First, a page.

Property Insurance in USA : How to apply and what it can recover

Property insurance provides protection against most risks to property, such as fire, theft and some weather damage. This includes specialized forms of insurance such as fire insurance, flood insurance, earthquake insurance, home insurance, or boiler insurance. Property is insured in two main ways—open perils and named perils.

Open perils cover all the causes of loss not specifically excluded in the policy. Common exclusions on open peril policies include damage resulting from earthquakes, floods, nuclear incidents, acts of terrorism, and war. Named perils require the actual cause of loss to be listed in the policy for insurance to be provided. The more common named perils include such damage-causing events as fire, lightning, explosion, and theft. 

1. Auto Insurance:

Auto insurance protects you from paying the full cost for vehicle repairs and medical expenses due to a collision. Some factors that affect the premiums you pay for this protection, include your :

  • Gender
  • Age
  • Marital status
  • Credit history
  • Car’s make and model
  • City and neighborhood
  • Types of Auto Insurance

Every state requires drivers to have auto insurance. If you don’t have insurance, you must have financial responsibility waivers. These waivers ensure that you can pay for property damages or medical expenses. There are several components that can make up your insurance policy: 

  • Liability coverage protects you if you are at fault for a collision. It pays for medical expenses and vehicle damage for the other driver and passengers. 
  • Uninsured motorist coverage pays for damages to your car and medical expenses if an uninsured driver hits your car.
  • Collision coverage pays to repair your vehicle, if you were at fault for the damage.
  • Underinsured motorist coverage pays damages for your car if someone hits it, but their insurance can’t pay for your car damages.
  • Comprehensive coverage pays for damage to your car due to theft, fire, or falling objects.

Auto insurance requirements vary from state to state. Most states require drivers to have liability coverage. You may choose to opt out of some types of coverage, depending on your budget and car’s age. Check with your state insurance regulator to learn more about its requirements.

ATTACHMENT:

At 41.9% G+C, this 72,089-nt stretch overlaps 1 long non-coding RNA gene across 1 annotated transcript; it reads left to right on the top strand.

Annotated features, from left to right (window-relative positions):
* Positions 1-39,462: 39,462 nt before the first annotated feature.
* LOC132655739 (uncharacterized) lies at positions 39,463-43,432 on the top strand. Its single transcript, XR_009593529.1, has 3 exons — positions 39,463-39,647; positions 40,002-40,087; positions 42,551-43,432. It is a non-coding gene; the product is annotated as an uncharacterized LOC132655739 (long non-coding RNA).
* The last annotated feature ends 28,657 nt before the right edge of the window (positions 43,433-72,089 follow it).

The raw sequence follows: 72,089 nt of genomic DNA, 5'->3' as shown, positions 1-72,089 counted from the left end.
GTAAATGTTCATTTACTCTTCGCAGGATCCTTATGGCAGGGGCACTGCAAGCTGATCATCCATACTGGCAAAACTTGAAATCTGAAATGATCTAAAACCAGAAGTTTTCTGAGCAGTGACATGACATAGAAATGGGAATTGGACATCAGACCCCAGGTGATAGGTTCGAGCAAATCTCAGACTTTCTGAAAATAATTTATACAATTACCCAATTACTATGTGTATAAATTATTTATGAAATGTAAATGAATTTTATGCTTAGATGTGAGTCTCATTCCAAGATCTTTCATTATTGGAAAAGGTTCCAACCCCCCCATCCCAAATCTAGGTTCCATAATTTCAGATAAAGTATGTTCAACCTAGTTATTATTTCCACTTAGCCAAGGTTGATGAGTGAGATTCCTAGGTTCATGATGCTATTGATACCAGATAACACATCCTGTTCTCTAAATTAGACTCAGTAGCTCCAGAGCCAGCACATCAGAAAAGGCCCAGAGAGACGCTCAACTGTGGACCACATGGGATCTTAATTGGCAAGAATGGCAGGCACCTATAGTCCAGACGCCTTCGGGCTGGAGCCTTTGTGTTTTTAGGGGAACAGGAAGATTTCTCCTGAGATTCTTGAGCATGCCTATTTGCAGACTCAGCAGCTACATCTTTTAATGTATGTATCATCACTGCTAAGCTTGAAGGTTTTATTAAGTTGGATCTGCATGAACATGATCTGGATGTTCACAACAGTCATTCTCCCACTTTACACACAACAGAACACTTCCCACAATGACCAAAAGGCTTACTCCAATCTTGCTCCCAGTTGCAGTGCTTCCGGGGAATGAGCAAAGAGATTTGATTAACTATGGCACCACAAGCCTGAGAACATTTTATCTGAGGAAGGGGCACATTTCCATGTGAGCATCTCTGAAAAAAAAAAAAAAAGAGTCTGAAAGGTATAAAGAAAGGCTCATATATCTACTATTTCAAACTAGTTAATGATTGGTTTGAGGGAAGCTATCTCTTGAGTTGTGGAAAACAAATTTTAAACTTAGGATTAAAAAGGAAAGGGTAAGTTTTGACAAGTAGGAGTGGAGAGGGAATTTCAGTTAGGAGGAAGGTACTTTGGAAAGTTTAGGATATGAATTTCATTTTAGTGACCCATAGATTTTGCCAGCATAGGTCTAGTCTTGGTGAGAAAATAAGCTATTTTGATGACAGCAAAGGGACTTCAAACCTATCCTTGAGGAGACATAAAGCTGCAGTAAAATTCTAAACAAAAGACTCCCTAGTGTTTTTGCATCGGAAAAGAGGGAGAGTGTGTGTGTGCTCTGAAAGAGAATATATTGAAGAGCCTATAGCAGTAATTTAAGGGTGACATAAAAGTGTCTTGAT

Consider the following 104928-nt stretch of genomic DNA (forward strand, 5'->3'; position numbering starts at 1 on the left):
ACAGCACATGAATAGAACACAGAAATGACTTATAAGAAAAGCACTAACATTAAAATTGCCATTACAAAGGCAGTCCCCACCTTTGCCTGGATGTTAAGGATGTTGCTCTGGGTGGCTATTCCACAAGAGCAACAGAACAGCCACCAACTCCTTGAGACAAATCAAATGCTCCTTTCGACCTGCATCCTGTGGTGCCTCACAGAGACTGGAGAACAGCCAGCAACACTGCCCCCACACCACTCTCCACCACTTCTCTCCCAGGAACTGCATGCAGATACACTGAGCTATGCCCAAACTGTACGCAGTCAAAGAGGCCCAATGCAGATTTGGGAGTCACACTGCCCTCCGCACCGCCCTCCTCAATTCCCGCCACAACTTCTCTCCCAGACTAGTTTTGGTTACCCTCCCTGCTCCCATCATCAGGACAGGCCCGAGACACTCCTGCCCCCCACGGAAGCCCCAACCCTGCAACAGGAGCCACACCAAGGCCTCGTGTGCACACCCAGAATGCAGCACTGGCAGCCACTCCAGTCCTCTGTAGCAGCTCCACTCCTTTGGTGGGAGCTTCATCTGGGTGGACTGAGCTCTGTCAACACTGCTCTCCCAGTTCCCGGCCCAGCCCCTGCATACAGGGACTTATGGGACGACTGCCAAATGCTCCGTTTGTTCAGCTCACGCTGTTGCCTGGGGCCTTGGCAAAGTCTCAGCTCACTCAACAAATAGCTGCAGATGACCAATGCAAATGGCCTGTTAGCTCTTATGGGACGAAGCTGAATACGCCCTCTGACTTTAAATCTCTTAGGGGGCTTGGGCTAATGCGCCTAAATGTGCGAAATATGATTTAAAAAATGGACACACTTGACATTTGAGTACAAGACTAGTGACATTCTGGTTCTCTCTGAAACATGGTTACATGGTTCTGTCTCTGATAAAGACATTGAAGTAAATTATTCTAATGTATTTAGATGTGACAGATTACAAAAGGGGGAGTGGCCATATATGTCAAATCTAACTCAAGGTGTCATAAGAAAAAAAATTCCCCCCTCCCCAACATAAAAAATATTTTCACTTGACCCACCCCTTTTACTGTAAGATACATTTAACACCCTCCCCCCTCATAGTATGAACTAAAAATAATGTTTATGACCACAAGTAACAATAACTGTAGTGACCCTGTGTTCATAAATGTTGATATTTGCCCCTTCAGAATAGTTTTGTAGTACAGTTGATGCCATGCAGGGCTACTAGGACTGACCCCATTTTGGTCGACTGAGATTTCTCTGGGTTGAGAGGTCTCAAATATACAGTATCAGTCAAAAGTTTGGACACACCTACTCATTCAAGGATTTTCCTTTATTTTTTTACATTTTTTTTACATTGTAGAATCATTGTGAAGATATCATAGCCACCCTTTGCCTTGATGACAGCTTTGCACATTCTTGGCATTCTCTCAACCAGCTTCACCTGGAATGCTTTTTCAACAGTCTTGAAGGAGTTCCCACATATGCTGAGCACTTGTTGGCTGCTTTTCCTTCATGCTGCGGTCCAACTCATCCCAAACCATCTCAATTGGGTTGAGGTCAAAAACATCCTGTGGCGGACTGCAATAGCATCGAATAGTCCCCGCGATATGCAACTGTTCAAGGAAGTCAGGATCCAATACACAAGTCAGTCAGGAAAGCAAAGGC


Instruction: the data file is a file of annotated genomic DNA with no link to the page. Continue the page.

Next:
Be sure to read the declarations page of your auto insurance policy. This page is a summary of your policy. It includes: 

  • The length of coverage 
  • Annual premium
  • The largest amount your insurance company will pay out for each type of claim, and
  • How your premium payment applies to each part of your coverage 

2. Homeowners and Renters Insurance:

Homeowners insurance protects your home and personal property against damage or loss. It insures you in case someone gets hurt while on your property. You may already have insurance on your home if you have a mortgage on the property.

Renters insurance offers renters coverage like homeowners insurance. 

Homeowners or renters insurance may pay claims for:

  • Damage to your home, garage, and other outbuildings
  • Loss of furniture and other personal property due to damage or theft, both at home and away
  • Extra living expenses, if you live in temporary housing during home repairs

Homeowners or renters insurance may also pay for:

  • Physical injury and property damage that you cause to others through negligence
  • Accidents happening in and around your home, as well as away from home, for which you are responsible
  • Injuries occurring in and around your home to anyone other than you or your family
  • Limited coverage for money, gold, jewelry, and stamp and coin collections
  • Personal property in storage

3. Flood Insurance:

Homeowners and renters insurance do not usually cover flood damage. The National Flood Insurance Program (NFIP) helps reduce the impact of flooding. Renters, property owners, and businesses are eligible for NFIP. Even if you live in an area that is not at high risk of flooding, you may still be required to have flood insurance.

 How to apply?

  • See if your community participates in the program. Check the Community Status Book to see if your county or city participates in the National Flood Program (PDF, Download Adobe Reader). You can only buy a flood insurance policy if you’re a renter, homeowner, or business owner. Also, your property must be in an NFIP participating community.
  • Contact an insurance agent in your area. You can only buy flood insurance through an insurance agent. You cannot buy it directly from the federal government. If your local insurance agent is unfamiliar with the NFIP, find an agent serving your area. Call the NFIP Help Center at 1-.

What flood insurance can cover?

  • There are two types of flood insurance coverage: building property and personal property. Flood insurance only covers physical damage to your building or personal property directly caused by a flood. The NFIP advises that you buy both types of coverage.
  • Rates are set nationally and do not differ from company to company or agent to agent. These rates depend on many factors, such as the date and type of construction of your home and your building’s level of risk.
  • Typically, there’s a 30-day waiting period from the date of purchase before your policy goes into effect.
  • All National Flood Insurance policies include a surcharge that Congress mandates. If your community participates in the Community Rating System (PDF, Download Adobe Reader), you may qualify for an insurance premium discount. This discount is calculated using a system of credit points earned as a result of flood preparations and improvements
  • Contact your flood insurance agent to make changes to, pay for, or renew your policy. If your mortgage lender requires you to have flood insurance, ask them questions about renewing or changing your policy.
  • Learn how to prepare for and recover from disasters and emergencies.